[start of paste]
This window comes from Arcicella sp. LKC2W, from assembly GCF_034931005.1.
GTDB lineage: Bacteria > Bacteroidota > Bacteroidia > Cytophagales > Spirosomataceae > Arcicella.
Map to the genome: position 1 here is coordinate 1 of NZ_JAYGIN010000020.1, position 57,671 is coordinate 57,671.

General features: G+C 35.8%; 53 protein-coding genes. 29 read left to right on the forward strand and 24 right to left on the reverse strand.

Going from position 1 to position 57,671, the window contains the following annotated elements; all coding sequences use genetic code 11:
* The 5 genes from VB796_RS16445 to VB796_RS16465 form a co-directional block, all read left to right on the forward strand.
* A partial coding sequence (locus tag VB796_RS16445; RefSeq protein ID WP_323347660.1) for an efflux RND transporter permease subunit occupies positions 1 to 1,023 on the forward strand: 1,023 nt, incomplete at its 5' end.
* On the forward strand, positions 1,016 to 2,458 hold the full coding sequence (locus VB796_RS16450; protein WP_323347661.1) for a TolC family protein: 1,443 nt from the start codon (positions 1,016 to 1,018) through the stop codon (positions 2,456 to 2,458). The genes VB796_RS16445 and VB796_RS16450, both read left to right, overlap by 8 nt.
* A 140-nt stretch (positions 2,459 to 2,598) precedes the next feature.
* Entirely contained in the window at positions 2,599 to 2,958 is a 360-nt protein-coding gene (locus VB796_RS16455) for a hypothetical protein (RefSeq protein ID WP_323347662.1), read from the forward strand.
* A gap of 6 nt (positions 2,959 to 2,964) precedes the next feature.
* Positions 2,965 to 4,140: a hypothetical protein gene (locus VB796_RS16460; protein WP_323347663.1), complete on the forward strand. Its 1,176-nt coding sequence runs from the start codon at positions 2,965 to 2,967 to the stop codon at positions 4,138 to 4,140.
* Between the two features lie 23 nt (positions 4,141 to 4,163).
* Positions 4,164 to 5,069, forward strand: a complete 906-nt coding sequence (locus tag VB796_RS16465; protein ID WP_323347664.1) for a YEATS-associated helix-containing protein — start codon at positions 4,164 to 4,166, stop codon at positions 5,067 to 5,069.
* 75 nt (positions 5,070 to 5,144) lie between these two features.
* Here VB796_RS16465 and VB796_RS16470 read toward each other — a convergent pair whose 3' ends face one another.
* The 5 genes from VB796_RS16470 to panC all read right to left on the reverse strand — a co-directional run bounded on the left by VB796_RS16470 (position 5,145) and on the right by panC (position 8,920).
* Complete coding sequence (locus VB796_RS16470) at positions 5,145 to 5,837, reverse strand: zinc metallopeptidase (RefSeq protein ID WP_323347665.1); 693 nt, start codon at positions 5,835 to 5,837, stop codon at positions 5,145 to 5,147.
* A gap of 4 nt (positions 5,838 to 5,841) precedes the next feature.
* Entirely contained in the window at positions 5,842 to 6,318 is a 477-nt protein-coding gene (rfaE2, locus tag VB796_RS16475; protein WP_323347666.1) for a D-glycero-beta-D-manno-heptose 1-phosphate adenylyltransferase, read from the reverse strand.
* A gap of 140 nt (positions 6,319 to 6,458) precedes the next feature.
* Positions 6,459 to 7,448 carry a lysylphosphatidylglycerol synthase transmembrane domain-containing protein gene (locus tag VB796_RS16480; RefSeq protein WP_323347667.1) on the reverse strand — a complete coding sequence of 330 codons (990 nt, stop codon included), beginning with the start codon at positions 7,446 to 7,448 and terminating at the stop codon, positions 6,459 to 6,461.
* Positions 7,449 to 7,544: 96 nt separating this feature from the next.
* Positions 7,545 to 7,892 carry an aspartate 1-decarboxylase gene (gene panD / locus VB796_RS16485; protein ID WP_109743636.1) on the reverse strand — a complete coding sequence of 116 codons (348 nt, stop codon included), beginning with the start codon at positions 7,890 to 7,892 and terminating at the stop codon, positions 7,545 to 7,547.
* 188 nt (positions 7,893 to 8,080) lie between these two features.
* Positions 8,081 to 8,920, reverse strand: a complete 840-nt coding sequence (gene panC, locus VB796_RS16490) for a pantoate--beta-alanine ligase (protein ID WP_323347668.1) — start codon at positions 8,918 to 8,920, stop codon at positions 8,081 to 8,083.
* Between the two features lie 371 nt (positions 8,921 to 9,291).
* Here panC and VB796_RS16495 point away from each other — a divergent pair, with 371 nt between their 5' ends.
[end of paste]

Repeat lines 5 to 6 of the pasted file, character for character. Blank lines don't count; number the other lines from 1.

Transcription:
Going from position 1 to position 57,671, the window contains the following annotated elements; all coding sequences use genetic code 11:
* The 5 genes from VB796_RS16445 to VB796_RS16465 form a co-directional block, all read left to right on the forward strand.